Extreme heat can push your body beyond its limits. In extreme heat, the body has to work extra hard to keep a normal temperature. Doing too much on a hot day, spending too much time in the sun, or staying too long in an overheated place can cause heat-related illnesses or death. The elderly, youth and sick are especially vulnerable to high heat conditions. In the case of extreme heat, cooling centers and waterparks will be open in Providence.
Heat Advisories and Warnings
Heat Advisory: Daytime heat indices of 95°F-99°F for 2 or more hours over 2 consecutive days, or 100°F-104°F for 2 or more hours over 1 day.
Excessive Heat Warning: Daytime heat indices of 105°F or higher for 2 or more hours.
During extreme heat, the following actions will help keep you safe:
- Stay indoors as much as possible and limit exposure to the sun.
- Drink plenty of water, even if you do not feel thirsty; avoid drinks with caffeine.
- Limit your outdoor activities to the evening hours if possible.
- Wear loose-fitting clothing that is light in color; wear brimmed hats and sunscreen SPF 15 or higher.
- Use a buddy system when working outdoors.
- Check on your neighbors, especially the elderly and people with special needs.
- Do not leave children or pets in cars.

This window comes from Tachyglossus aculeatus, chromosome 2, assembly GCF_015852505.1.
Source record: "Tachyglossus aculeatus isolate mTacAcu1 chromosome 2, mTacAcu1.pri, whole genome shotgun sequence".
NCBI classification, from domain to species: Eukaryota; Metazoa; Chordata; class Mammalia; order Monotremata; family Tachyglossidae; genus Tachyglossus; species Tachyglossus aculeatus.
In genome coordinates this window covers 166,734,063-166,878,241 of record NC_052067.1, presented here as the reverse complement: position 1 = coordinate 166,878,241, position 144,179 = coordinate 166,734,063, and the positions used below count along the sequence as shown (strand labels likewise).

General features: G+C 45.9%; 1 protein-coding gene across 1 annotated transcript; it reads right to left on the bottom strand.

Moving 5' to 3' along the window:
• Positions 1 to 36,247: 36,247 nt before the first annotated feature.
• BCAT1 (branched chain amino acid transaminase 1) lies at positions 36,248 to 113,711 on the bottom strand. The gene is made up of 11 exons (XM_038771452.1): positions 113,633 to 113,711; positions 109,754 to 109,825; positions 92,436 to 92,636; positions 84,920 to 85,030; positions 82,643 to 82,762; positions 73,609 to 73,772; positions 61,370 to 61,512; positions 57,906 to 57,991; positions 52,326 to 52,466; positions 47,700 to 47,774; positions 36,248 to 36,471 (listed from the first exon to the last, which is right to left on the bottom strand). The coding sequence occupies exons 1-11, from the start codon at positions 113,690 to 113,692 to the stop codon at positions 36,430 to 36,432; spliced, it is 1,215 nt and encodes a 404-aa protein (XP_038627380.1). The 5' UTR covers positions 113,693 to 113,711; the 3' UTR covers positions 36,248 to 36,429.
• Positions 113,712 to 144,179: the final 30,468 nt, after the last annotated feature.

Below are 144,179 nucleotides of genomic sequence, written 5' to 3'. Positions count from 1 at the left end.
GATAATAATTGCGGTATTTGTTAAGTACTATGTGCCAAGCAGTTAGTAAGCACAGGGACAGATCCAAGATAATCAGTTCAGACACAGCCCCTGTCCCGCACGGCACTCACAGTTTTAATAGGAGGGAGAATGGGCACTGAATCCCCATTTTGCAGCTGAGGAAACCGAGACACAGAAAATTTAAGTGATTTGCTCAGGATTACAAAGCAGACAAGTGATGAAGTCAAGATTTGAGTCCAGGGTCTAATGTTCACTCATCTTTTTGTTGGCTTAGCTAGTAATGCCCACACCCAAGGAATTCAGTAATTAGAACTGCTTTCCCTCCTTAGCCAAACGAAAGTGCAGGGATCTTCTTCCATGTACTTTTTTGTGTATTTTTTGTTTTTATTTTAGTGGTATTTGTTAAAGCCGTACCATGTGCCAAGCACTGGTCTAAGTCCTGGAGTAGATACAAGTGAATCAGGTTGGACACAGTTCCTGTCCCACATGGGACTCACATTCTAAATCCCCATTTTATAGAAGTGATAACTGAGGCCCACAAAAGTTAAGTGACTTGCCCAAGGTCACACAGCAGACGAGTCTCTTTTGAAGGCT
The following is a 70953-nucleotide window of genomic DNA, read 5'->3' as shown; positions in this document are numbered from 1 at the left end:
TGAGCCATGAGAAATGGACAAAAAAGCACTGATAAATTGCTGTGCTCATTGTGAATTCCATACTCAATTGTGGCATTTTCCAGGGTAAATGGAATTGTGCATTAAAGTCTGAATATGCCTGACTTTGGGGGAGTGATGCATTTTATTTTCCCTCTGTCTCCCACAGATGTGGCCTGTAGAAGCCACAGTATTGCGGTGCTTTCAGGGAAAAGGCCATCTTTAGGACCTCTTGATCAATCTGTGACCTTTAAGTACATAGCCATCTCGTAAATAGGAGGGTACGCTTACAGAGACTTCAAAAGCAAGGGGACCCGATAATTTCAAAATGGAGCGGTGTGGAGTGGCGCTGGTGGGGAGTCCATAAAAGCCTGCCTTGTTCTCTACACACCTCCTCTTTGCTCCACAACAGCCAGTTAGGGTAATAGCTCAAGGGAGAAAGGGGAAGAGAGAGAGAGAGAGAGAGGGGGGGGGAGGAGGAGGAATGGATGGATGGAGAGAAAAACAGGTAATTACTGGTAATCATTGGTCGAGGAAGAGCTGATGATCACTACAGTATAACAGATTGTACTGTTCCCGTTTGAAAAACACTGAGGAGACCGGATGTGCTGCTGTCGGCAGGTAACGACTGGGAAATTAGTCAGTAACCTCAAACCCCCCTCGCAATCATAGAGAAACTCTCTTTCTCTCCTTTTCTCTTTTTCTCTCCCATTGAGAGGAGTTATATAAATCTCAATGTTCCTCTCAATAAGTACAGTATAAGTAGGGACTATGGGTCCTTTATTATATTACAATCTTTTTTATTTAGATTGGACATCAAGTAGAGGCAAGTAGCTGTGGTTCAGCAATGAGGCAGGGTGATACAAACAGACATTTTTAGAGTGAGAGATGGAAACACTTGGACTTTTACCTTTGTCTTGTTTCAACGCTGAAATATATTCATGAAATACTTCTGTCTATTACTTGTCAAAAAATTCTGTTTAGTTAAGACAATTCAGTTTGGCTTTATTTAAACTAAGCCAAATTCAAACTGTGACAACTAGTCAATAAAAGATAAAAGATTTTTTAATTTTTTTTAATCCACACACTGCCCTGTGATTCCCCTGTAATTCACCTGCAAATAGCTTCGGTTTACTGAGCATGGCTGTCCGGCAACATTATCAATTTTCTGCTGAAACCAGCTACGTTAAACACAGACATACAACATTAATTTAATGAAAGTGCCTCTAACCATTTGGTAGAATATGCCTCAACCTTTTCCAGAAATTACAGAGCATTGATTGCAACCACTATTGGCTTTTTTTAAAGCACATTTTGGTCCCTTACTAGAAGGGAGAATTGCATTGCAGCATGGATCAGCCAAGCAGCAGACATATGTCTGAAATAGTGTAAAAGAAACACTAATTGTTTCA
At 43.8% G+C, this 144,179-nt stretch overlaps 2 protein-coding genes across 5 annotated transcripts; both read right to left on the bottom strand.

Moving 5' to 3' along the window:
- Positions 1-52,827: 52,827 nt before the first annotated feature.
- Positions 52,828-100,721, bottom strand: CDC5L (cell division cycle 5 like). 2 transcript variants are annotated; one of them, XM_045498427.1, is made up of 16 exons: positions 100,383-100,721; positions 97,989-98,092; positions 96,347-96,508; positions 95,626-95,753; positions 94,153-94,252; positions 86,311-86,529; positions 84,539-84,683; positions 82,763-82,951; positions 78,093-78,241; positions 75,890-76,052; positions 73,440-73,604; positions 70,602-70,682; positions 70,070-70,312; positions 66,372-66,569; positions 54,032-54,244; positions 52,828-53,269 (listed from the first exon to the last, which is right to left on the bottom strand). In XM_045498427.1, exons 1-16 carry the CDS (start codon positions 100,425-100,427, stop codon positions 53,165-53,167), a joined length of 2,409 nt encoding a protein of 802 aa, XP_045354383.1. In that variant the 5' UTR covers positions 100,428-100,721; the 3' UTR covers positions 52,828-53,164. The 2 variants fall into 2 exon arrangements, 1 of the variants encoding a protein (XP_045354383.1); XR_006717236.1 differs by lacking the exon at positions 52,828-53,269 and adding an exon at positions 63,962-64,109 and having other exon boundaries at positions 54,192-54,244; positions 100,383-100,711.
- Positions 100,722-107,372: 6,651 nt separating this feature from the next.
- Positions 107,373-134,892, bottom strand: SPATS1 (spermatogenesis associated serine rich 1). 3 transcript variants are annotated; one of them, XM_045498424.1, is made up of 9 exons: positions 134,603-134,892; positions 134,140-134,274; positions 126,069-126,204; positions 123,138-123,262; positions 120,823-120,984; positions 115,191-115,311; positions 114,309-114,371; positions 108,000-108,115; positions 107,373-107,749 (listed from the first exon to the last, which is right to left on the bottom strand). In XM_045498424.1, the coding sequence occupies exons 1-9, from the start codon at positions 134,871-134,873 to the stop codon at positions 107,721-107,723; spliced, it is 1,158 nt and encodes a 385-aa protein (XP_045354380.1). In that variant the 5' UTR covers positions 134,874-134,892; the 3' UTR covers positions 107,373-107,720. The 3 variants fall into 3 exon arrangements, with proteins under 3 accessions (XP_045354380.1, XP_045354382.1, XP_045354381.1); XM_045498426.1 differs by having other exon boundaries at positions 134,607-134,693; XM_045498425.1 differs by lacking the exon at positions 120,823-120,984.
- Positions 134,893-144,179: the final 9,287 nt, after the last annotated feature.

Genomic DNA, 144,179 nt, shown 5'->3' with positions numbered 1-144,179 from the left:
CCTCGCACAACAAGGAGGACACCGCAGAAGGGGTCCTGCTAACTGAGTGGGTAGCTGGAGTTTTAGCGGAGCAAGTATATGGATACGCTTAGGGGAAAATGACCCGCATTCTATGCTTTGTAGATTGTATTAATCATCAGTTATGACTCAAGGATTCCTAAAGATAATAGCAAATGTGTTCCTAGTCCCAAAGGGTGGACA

- Do not open fire hydrants to cool down, it is against the law; report any open fire hydrant to the fire department.
- Recognize the signs and symptoms of heat-related emergencies.
Know the symptoms of heat disorders and overexposure to the sun and be ready to give first aid treatment. Self-help measures are not a substitute for medical care but may help you recognize and respond promptly to warning signs of trouble. Your best defense against heat-related illness is prevention. Staying cool and making simple changes in your fluid intake, activities, and clothing during hot weather can help you remain safe and healthy.
Signs: Muscle pains or spasms in the stomach, arms, or legs
Actions: Go to a cooler location. Remove excess clothing. Take sips of cool sports drinks with salt and sugar. Get medical help if cramps last more than an hour.
Signs: Heavy sweating, paleness, muscle cramps, tiredness, weakness, dizziness, headache, nausea or vomiting, or fainting
Actions: Go to an air-conditioned place and lie down. Loosen or remove clothing. Take a cool bath. Take sips of cool sports drinks with salt and sugar. Get medical help if symptoms get worse or last more than an hour.
Signs: Extremely high body temperature (above 103 degrees) taken orally; red, hot, and dry skin with no sweat; rapid, strong pulse; dizziness; confusion; or unconsciousness
Actions: Call 911 or get the person to a hospital immediately. Cool down with whatever methods are available until medical help arrives.